Pelosi pushes Texas prescription drug pricing program
Leaders from both political parties have expressed desires to lower the cost of prescription medication in Texas, but their approaches differ greatly.
Why it matters: Texas is one of only a dozen states that hasn’t expanded its Medicaid program. The state has the highest number of uninsured residents and the highest percentage of its population uninsured.
- Texas also spends more on prescription drugs than any other state in the country, according to data pulled from medical claims clearing houses.
Driving the news: U.S. House Speaker Nancy Pelosi and Rep. Colin Allred hosted a roundtable in Dallas this week, focusing on expanding Medicaid and allowing Medicare to negotiate drug prices.
- Dallas County health director Phil Huang said during the meeting that Parkland spends $1.8 million a month to treat uninsured COVID patients.
Catch up quick: Medicaid expansion would mean the federal government spends $9 for every $1 Texas contributes, but bills that would have expanded Medicaid in Texas have failed over the last few legislative sessions.
Context: Gov. Greg Abbott and State Attorney General Ken Paxton have campaigned on achievements battling pharmaceutical companies. Paxton has touted settlements with drug companies related to price gouging and the opioid crisis.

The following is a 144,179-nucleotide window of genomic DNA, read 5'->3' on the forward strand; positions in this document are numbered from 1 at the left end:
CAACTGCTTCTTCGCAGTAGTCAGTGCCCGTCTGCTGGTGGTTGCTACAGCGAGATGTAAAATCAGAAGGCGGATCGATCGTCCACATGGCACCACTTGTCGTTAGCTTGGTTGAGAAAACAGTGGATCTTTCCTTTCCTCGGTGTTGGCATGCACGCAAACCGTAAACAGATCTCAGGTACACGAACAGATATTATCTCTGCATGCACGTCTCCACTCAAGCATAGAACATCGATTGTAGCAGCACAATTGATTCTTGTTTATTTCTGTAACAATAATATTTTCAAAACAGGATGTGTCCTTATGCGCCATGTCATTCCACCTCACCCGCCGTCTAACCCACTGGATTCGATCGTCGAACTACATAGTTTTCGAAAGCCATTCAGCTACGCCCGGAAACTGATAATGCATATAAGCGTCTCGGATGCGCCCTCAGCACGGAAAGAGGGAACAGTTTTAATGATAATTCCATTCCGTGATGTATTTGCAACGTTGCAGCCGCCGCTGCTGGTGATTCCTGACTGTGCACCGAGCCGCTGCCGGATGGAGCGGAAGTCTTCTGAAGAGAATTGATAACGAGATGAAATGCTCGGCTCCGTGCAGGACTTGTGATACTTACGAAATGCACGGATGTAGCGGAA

- In 2019, Abbott signed a drug-price transparency bill that requires drug companies to turn over information any time a drug price goes up more than 15% in a year.
By the numbers: In 2019, 18.4% of Texans were uninsured, according to the state comptroller’s office.
- Counting only Texans under age 65, the people not eligible for Medicare, the percentage of uninsured in the state is 20.8%, per a recent Texas Tribune column.
- Rep. Allred said this week that expanding Medicaid would “expand lifesaving coverage to more than 1 million Texans.”
What they’re saying: “This is a mission because this is right on the kitchen table of every table in America,” Pelosi said at the Dallas roundtable, according to WFAA. “I have seen grown men cry as I’ve gone around the country and listened to people, the priorities of the American people.”
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